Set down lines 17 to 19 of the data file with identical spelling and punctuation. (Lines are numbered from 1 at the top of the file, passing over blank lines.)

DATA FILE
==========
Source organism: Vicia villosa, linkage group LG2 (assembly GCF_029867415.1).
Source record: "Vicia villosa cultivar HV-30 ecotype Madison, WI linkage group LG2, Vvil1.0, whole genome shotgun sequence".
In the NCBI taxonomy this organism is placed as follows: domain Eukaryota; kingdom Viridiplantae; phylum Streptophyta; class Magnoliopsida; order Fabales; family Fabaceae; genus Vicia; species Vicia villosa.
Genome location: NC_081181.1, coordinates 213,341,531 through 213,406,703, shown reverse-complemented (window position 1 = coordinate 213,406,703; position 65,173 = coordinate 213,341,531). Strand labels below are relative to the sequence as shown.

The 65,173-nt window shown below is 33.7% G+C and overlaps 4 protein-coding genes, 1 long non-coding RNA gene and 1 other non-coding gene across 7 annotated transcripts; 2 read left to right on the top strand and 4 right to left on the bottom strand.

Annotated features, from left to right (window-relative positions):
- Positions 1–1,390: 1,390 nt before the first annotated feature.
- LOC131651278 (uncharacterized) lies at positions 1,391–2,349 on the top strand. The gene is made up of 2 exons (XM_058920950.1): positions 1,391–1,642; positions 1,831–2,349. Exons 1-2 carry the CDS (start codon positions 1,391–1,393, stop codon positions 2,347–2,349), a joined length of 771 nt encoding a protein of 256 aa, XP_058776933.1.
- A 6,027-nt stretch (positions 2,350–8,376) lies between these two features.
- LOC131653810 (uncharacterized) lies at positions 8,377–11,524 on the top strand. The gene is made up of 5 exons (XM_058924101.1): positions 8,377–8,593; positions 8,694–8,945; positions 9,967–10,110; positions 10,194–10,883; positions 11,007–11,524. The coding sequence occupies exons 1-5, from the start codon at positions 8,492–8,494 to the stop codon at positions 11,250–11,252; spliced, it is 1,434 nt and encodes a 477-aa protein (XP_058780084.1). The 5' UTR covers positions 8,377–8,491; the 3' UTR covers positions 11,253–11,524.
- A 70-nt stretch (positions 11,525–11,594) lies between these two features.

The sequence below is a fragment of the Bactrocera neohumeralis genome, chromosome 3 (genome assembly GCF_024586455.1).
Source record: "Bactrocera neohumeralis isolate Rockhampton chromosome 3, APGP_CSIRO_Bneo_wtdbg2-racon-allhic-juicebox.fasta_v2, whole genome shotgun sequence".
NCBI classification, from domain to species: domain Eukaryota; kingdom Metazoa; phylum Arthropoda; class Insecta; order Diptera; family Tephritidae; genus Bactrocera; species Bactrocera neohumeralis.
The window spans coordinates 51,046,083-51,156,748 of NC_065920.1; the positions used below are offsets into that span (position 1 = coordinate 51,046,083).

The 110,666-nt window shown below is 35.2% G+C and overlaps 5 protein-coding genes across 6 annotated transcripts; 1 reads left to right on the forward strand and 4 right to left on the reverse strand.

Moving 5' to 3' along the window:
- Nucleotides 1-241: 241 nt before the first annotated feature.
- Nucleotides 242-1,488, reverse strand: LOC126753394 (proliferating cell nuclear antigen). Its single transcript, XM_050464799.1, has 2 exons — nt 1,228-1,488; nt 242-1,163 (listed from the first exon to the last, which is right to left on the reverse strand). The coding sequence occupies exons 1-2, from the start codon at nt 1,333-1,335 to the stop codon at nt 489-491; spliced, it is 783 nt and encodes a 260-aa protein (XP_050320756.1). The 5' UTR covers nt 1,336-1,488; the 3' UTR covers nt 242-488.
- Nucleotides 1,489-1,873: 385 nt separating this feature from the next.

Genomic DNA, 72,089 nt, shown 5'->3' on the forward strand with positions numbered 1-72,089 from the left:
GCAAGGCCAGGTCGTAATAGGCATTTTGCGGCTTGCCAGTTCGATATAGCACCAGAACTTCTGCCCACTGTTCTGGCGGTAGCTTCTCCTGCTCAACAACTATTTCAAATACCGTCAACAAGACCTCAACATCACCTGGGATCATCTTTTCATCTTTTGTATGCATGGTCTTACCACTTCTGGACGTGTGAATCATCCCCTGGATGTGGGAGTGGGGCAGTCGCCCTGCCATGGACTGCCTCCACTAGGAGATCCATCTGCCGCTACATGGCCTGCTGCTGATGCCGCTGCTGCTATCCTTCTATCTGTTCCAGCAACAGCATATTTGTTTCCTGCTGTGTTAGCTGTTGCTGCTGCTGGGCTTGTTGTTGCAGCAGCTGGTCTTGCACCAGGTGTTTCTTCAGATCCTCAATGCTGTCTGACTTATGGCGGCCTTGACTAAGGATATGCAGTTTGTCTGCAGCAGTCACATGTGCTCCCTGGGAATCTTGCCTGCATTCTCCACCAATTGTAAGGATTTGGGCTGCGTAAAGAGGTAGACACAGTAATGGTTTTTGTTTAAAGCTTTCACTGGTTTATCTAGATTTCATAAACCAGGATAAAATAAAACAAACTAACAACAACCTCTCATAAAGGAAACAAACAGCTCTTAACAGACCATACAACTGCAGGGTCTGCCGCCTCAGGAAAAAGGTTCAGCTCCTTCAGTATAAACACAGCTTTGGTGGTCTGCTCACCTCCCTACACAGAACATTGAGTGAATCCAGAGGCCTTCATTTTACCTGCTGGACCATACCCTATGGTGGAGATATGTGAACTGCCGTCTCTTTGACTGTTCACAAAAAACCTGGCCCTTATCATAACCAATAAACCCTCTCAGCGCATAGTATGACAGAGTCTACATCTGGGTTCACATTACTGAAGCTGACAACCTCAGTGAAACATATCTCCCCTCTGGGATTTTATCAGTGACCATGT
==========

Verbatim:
Moving 5' to 3' along the window:
- Nucleotides 1-241: 241 nt before the first annotated feature.
- Nucleotides 242-1,488, reverse strand: LOC126753394 (proliferating cell nuclear antigen). Its single transcript, XM_050464799.1, has 2 exons — nt 1,228-1,488; nt 242-1,163 (listed from the first exon to the last, which is right to left on the reverse strand). The coding sequence occupies exons 1-2, from the start codon at nt 1,333-1,335 to the stop codon at nt 489-491; spliced, it is 783 nt and encodes a 260-aa protein (XP_050320756.1). The 5' UTR covers nt 1,336-1,488; the 3' UTR covers nt 242-488.